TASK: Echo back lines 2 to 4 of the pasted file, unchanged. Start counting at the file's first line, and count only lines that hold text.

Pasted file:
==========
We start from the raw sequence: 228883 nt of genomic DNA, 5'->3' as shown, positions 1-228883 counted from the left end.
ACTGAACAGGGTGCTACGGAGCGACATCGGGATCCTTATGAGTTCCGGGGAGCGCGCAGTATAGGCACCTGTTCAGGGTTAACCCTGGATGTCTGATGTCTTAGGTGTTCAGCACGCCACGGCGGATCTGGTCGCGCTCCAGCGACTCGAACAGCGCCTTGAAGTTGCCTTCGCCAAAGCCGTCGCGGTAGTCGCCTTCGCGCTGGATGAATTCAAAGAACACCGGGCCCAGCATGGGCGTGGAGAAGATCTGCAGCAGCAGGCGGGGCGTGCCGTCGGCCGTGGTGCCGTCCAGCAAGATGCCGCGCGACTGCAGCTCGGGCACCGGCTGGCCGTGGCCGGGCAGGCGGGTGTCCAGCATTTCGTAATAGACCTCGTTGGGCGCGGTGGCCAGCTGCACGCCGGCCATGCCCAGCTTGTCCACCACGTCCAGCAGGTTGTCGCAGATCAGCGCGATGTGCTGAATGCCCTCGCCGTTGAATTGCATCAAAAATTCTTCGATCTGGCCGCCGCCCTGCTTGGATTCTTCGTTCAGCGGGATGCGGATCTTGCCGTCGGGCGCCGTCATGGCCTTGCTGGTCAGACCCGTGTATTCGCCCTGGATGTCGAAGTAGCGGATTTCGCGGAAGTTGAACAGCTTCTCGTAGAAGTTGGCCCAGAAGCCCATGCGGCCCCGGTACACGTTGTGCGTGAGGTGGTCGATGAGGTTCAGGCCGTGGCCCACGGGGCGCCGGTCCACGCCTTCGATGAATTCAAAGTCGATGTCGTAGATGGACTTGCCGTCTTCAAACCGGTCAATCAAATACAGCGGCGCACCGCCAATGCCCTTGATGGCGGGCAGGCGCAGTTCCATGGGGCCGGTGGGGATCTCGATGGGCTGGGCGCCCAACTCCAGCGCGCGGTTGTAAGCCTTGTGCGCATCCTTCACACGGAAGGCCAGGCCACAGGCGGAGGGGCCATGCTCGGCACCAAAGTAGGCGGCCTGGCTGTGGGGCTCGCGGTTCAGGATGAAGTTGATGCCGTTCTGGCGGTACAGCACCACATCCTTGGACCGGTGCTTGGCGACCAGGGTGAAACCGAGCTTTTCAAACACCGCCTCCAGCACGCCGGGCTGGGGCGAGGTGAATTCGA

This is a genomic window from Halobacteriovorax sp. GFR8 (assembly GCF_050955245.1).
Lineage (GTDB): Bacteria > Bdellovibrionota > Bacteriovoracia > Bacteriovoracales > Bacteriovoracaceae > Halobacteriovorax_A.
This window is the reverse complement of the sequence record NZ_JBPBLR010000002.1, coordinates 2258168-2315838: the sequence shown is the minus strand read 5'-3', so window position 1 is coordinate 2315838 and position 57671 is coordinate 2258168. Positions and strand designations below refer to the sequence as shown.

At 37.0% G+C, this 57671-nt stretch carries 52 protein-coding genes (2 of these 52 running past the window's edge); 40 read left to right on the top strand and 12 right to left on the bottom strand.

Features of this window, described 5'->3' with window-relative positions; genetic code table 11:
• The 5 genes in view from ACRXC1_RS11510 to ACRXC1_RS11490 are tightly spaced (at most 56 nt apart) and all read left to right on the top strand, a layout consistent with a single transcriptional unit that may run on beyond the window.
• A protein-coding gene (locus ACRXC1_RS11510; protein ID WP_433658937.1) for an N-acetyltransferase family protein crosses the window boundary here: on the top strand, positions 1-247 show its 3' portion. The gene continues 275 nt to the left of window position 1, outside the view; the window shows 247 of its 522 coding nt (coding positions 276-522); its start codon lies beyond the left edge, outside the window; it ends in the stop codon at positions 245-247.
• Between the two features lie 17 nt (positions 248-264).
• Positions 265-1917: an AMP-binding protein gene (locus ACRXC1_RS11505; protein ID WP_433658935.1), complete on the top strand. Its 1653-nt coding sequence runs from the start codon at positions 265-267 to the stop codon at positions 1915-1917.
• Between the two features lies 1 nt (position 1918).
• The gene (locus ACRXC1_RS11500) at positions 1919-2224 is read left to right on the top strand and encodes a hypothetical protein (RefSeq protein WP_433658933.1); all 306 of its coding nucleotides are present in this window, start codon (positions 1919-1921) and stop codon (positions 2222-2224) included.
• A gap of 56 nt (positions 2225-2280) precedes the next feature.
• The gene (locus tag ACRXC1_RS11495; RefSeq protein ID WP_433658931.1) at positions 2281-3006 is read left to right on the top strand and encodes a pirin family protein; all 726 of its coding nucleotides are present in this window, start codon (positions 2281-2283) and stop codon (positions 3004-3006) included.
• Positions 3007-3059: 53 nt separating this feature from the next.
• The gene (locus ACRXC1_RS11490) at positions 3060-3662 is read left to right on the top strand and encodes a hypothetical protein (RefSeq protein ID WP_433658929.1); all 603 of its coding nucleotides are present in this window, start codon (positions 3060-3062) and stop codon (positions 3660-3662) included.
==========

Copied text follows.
ACTGAACAGGGTGCTACGGAGCGACATCGGGATCCTTATGAGTTCCGGGGAGCGCGCAGTATAGGCACCTGTTCAGGGTTAACCCTGGATGTCTGATGTCTTAGGTGTTCAGCACGCCACGGCGGATCTGGTCGCGCTCCAGCGACTCGAACAGCGCCTTGAAGTTGCCTTCGCCAAAGCCGTCGCGGTAGTCGCCTTCGCGCTGGATGAATTCAAAGAACACCGGGCCCAGCATGGGCGTGGAGAAGATCTGCAGCAGCAGGCGGGGCGTGCCGTCGGCCGTGGTGCCGTCCAGCAAGATGCCGCGCGACTGCAGCTCGGGCACCGGCTGGCCGTGGCCGGGCAGGCGGGTGTCCAGCATTTCGTAATAGACCTCGTTGGGCGCGGTGGCCAGCTGCACGCCGGCCATGCCCAGCTTGTCCACCACGTCCAGCAGGTTGTCGCAGATCAGCGCGATGTGCTGAATGCCCTCGCCGTTGAATTGCATCAAAAATTCTTCGATCTGGCCGCCGCCCTGCTTGGATTCTTCGTTCAGCGGGATGCGGATCTTGCCGTCGGGCGCCGTCATGGCCTTGCTGGTCAGACCCGTGTATTCGCCCTGGATGTCGAAGTAGCGGATTTCGCGGAAGTTGAACAGCTTCTCGTAGAAGTTGGCCCAGAAGCCCATGCGGCCCCGGTACACGTTGTGCGTGAGGTGGTCGATGAGGTTCAGGCCGTGGCCCACGGGGCGCCGGTCCACGCCTTCGATGAATTCAAAGTCGATGTCGTAGATGGACTTGCCGTCTTCAAACCGGTCAATCAAATACAGCGGCGCACCGCCAATGCCCTTGATGGCGGGCAGGCGCAGTTCCATGGGGCCGGTGGGGATCTCGATGGGCTGGGCGCCCAACTCCAGCGCGCGGTTGTAAGCCTTGTGCGCATCCTTCACACGGAAGGCCAGGCCACAGGCGGAGGGGCCATGCTCGGCACCAAAGTAGGCGGCCTGGCTGTGGGGCTCGCGGTTCAGGATGAAGTTGATGCCGTTCTGGCGGTACAGCACCACATCCTTGGACCGGTGCTTGGCGACCAGGGTGAAACCGAGCTTTTCAAACACCGCCTCCAGCACGCCGGGCTGGGGCGAGGTGAATTCGA

This is a genomic window from Halobacteriovorax sp. GFR8 (assembly GCF_050955245.1).
Lineage (GTDB): Bacteria > Bdellovibrionota > Bacteriovoracia > Bacteriovoracales > Bacteriovoracaceae > Halobacteriovorax_A.